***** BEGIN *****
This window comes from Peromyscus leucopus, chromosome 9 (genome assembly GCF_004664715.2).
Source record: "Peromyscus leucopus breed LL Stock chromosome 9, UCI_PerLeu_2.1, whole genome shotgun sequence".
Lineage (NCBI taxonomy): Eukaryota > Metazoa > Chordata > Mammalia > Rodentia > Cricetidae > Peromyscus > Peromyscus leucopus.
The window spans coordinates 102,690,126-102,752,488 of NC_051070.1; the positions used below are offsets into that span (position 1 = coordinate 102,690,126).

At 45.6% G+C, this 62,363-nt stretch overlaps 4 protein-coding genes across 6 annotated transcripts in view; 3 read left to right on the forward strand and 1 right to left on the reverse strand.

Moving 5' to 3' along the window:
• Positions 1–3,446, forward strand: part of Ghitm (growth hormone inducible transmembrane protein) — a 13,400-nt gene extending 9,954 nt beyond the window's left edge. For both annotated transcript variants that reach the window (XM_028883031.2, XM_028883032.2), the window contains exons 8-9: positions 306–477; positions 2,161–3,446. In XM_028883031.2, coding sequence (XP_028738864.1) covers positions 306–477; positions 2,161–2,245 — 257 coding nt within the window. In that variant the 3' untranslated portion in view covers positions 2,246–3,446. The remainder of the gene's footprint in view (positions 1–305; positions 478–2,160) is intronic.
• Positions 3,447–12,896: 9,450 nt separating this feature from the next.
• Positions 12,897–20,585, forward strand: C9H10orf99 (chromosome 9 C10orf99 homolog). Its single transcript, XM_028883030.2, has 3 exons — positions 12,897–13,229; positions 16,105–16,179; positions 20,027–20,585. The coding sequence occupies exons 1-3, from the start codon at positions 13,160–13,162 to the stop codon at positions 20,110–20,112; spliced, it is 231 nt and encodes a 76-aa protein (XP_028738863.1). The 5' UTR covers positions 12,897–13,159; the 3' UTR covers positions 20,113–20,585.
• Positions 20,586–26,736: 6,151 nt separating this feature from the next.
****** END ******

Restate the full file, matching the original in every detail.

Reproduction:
This window comes from Peromyscus leucopus, chromosome 9 (genome assembly GCF_004664715.2).
Source record: "Peromyscus leucopus breed LL Stock chromosome 9, UCI_PerLeu_2.1, whole genome shotgun sequence".
Lineage (NCBI taxonomy): Eukaryota > Metazoa > Chordata > Mammalia > Rodentia > Cricetidae > Peromyscus > Peromyscus leucopus.
The window spans coordinates 102,690,126-102,752,488 of NC_051070.1; the positions used below are offsets into that span (position 1 = coordinate 102,690,126).

At 45.6% G+C, this 62,363-nt stretch overlaps 4 protein-coding genes across 6 annotated transcripts in view; 3 read left to right on the forward strand and 1 right to left on the reverse strand.

Moving 5' to 3' along the window:
• Positions 1–3,446, forward strand: part of Ghitm (growth hormone inducible transmembrane protein) — a 13,400-nt gene extending 9,954 nt beyond the window's left edge. For both annotated transcript variants that reach the window (XM_028883031.2, XM_028883032.2), the window contains exons 8-9: positions 306–477; positions 2,161–3,446. In XM_028883031.2, coding sequence (XP_028738864.1) covers positions 306–477; positions 2,161–2,245 — 257 coding nt within the window. In that variant the 3' untranslated portion in view covers positions 2,246–3,446. The remainder of the gene's footprint in view (positions 1–305; positions 478–2,160) is intronic.
• Positions 3,447–12,896: 9,450 nt separating this feature from the next.
• Positions 12,897–20,585, forward strand: C9H10orf99 (chromosome 9 C10orf99 homolog). Its single transcript, XM_028883030.2, has 3 exons — positions 12,897–13,229; positions 16,105–16,179; positions 20,027–20,585. The coding sequence occupies exons 1-3, from the start codon at positions 13,160–13,162 to the stop codon at positions 20,110–20,112; spliced, it is 231 nt and encodes a 76-aa protein (XP_028738863.1). The 5' UTR covers positions 12,897–13,159; the 3' UTR covers positions 20,113–20,585.
• Positions 20,586–26,736: 6,151 nt separating this feature from the next.